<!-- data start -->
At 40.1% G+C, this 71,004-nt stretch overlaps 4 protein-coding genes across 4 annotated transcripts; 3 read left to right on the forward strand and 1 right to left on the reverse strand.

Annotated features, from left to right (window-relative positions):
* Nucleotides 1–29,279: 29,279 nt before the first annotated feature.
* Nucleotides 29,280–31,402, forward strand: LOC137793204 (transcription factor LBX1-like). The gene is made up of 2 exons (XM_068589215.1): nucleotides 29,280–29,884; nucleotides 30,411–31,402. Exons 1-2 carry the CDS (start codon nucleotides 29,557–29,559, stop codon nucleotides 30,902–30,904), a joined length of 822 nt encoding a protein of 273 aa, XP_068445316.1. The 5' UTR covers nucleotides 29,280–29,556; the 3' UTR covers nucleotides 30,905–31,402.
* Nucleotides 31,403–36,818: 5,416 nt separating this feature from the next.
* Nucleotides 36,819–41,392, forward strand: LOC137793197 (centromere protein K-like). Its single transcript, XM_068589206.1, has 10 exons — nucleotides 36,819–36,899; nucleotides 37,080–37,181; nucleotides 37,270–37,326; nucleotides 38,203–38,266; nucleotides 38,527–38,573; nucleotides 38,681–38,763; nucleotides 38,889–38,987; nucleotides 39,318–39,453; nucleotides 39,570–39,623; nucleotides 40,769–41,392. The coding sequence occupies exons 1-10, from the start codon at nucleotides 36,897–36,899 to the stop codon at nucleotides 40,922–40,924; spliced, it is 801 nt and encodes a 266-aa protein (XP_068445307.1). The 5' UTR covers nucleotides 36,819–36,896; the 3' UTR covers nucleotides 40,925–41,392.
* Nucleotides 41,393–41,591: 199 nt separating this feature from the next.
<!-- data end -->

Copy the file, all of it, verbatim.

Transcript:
At 40.1% G+C, this 71,004-nt stretch overlaps 4 protein-coding genes across 4 annotated transcripts; 3 read left to right on the forward strand and 1 right to left on the reverse strand.

Annotated features, from left to right (window-relative positions):
* Nucleotides 1–29,279: 29,279 nt before the first annotated feature.
* Nucleotides 29,280–31,402, forward strand: LOC137793204 (transcription factor LBX1-like). The gene is made up of 2 exons (XM_068589215.1): nucleotides 29,280–29,884; nucleotides 30,411–31,402. Exons 1-2 carry the CDS (start codon nucleotides 29,557–29,559, stop codon nucleotides 30,902–30,904), a joined length of 822 nt encoding a protein of 273 aa, XP_068445316.1. The 5' UTR covers nucleotides 29,280–29,556; the 3' UTR covers nucleotides 30,905–31,402.
* Nucleotides 31,403–36,818: 5,416 nt separating this feature from the next.
* Nucleotides 36,819–41,392, forward strand: LOC137793197 (centromere protein K-like). Its single transcript, XM_068589206.1, has 10 exons — nucleotides 36,819–36,899; nucleotides 37,080–37,181; nucleotides 37,270–37,326; nucleotides 38,203–38,266; nucleotides 38,527–38,573; nucleotides 38,681–38,763; nucleotides 38,889–38,987; nucleotides 39,318–39,453; nucleotides 39,570–39,623; nucleotides 40,769–41,392. The coding sequence occupies exons 1-10, from the start codon at nucleotides 36,897–36,899 to the stop codon at nucleotides 40,922–40,924; spliced, it is 801 nt and encodes a 266-aa protein (XP_068445307.1). The 5' UTR covers nucleotides 36,819–36,896; the 3' UTR covers nucleotides 40,925–41,392.
* Nucleotides 41,393–41,591: 199 nt separating this feature from the next.